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Posts Tagged ‘terrorist’

I fully agree with all those people who think captured terrorist Ajmal Amir should not be have the right to a lawyer or a proper trial.

Rights like these might make sense in countries with an excess of freedom but they have no place in our nation. There may be some people who believe that the rule of law is too important to be set aside for emotional satisfaction and others who like to spend their ink writing about jurisprudence and the perils of setting bad precedents and suchlike. I say, screw them!

We Indians are an emotional lot, we prefer to express our outrage in the old fashioned way. When have we cared that much about foreign concepts like civil liberties anyway? You can’t talk of proper legal procedures when there is no rule of law to begin with. All this talk about presumption of innocence is pure baloney in a country where so many people die at the hands of criminals everyday. So I  say, torture Ajmal Amir for three days and then hang him in broad daylight without a trial. In fact also slap sedition charges on any lawyer who has declared an intent to extend legal help to that bastard. Such people do not deserve to live among us.  Mahesh Deshmukh, if you think the beating you got at the hand of Shiv Sainiks was bad, wait till you see how prison feels!

And let’s not stop at Ajmal, henceforth hang anyone who a majority of people in the country want to kill at some given moment. After all, we are a democracy and an emotional one to boot.

(Here’s a related post by Aristotle the Geek)

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A PIL has been filed in India asking to get Google Earth banned. Apparently the terrorists used Google images to plot their attacks.

Considering that the terrorists also used buses, trains, cellphones and a fishing boat, perhaps we should ban those as well.

And while we are at it, we should make sure that there are no loopholes. After all, most of the data supplied by Google is provided by other parties. Even if Google Earth is no longer accessible from India, one would be able to get the information from other sources. So let us block those sites as well, indeed ban all data obtained by satellites or cameras, and ensure that such data cannot be sent into India from outside the country. Regulating the internet would be a good start.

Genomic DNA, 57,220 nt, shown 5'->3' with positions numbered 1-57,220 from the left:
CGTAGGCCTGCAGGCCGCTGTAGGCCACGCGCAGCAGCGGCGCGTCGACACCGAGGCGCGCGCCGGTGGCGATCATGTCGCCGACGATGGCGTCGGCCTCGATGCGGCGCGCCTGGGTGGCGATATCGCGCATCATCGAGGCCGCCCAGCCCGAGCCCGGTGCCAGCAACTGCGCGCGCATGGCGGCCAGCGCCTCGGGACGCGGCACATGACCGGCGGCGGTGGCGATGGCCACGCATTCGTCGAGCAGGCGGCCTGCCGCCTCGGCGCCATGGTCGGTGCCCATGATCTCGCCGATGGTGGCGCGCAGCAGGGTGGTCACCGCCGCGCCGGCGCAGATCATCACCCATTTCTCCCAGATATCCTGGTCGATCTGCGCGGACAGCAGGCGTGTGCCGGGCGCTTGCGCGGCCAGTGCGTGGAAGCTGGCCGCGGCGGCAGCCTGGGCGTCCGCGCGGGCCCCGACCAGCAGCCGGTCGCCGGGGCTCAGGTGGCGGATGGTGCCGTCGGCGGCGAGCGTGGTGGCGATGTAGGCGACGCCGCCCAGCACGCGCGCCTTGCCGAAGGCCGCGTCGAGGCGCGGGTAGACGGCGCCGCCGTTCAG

But here’s a prediction: after all this is done, a resourceful individual will still be able to get any information he wants. For information is a rebellious bird, it can never, ever be caged. The same however, is not true of the government.

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The terrorists killed over a hundred innocent people yesterday. This wasn’t an act that took place in some distant part of the world. It happened in a city I care about, one that I have spent four summers in and where many of my friends live or have family. The attack was astounding in its scope and daring — no suicide bombers this time around but machine gun wielding militants taking hostages in posh hotels. The country is outraged and for good reason.

Yet, and yet. This is just a small thing compared to what could and looks likely to happen now. There are calls for much tougher anti-terrorism laws, possibly more draconian than what the US introduced after 9/11. In a poll conducted today by an Indian newspaper, 95% supported such measures. If laws like these are passed, the Indian police will relish in using them. Thousands of people will be rounded up on mere suspicion, many of those unrelated to terror. Some will be locked up for months, perhaps years. Phones will be tapped, due process suspended. You are thinking, all of that won’t happen to me. And you may be right, but rest assured that it will happen to many people just like you. It is when this atmosphere of panic and police-statism takes over our nation that the terrorists will have truly won this one.

QI hits the nail on the head:

The easiest reaction in a situation like this is to call for tougher laws, all of which aim to circumvent the adherence to due process. Due process anyway gets short shrift here in India, and do we really want to legitimise that? […]Shouldn’t better investigation, more co-ordination and better training be looked at first, instead of giving the police arbitrary powers to harass citizens? […] I am just terrified by the knowledge that by bringing in such laws, we have pretty much capitulated to terrorism – their objective of destroying the civil and democratic fabric of India will have been achieved. And contrary to what people feel, these won’t be effective deterrents. Simply because, in my mind, they do not address the root of the problems plaguing our law-enforcement esablishments.

He is right. The Indian police and intelligence agencies suffer from severe deficiencies. They need to be revamped. There needs to be better training, coordination and other changes. But these will have to smart changes. We don’t need knee-jerk reactions here. The deterrence value of laws that suspend due process is small and costs to essential freedoms huge. The Indian establishment could do much worse than read Bruce Shneier’s excellent blog on security measures to get some pointers.

A heavy handed law that curtails civil liberties will be a tragedy far greater than any terror attack. As Benjamin Franklin said, “Those who would give up essential liberty to purchase a little temporary safety, deserve neither liberty nor safety.” We should keep this in mind and fight to preserve the intangible things that are truly valuable, even as we take measures to prevent such atrocities from happening again.

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A very funny animated video parodying the Clinton 3 am ad.

(Link via Andrew Sullivan)

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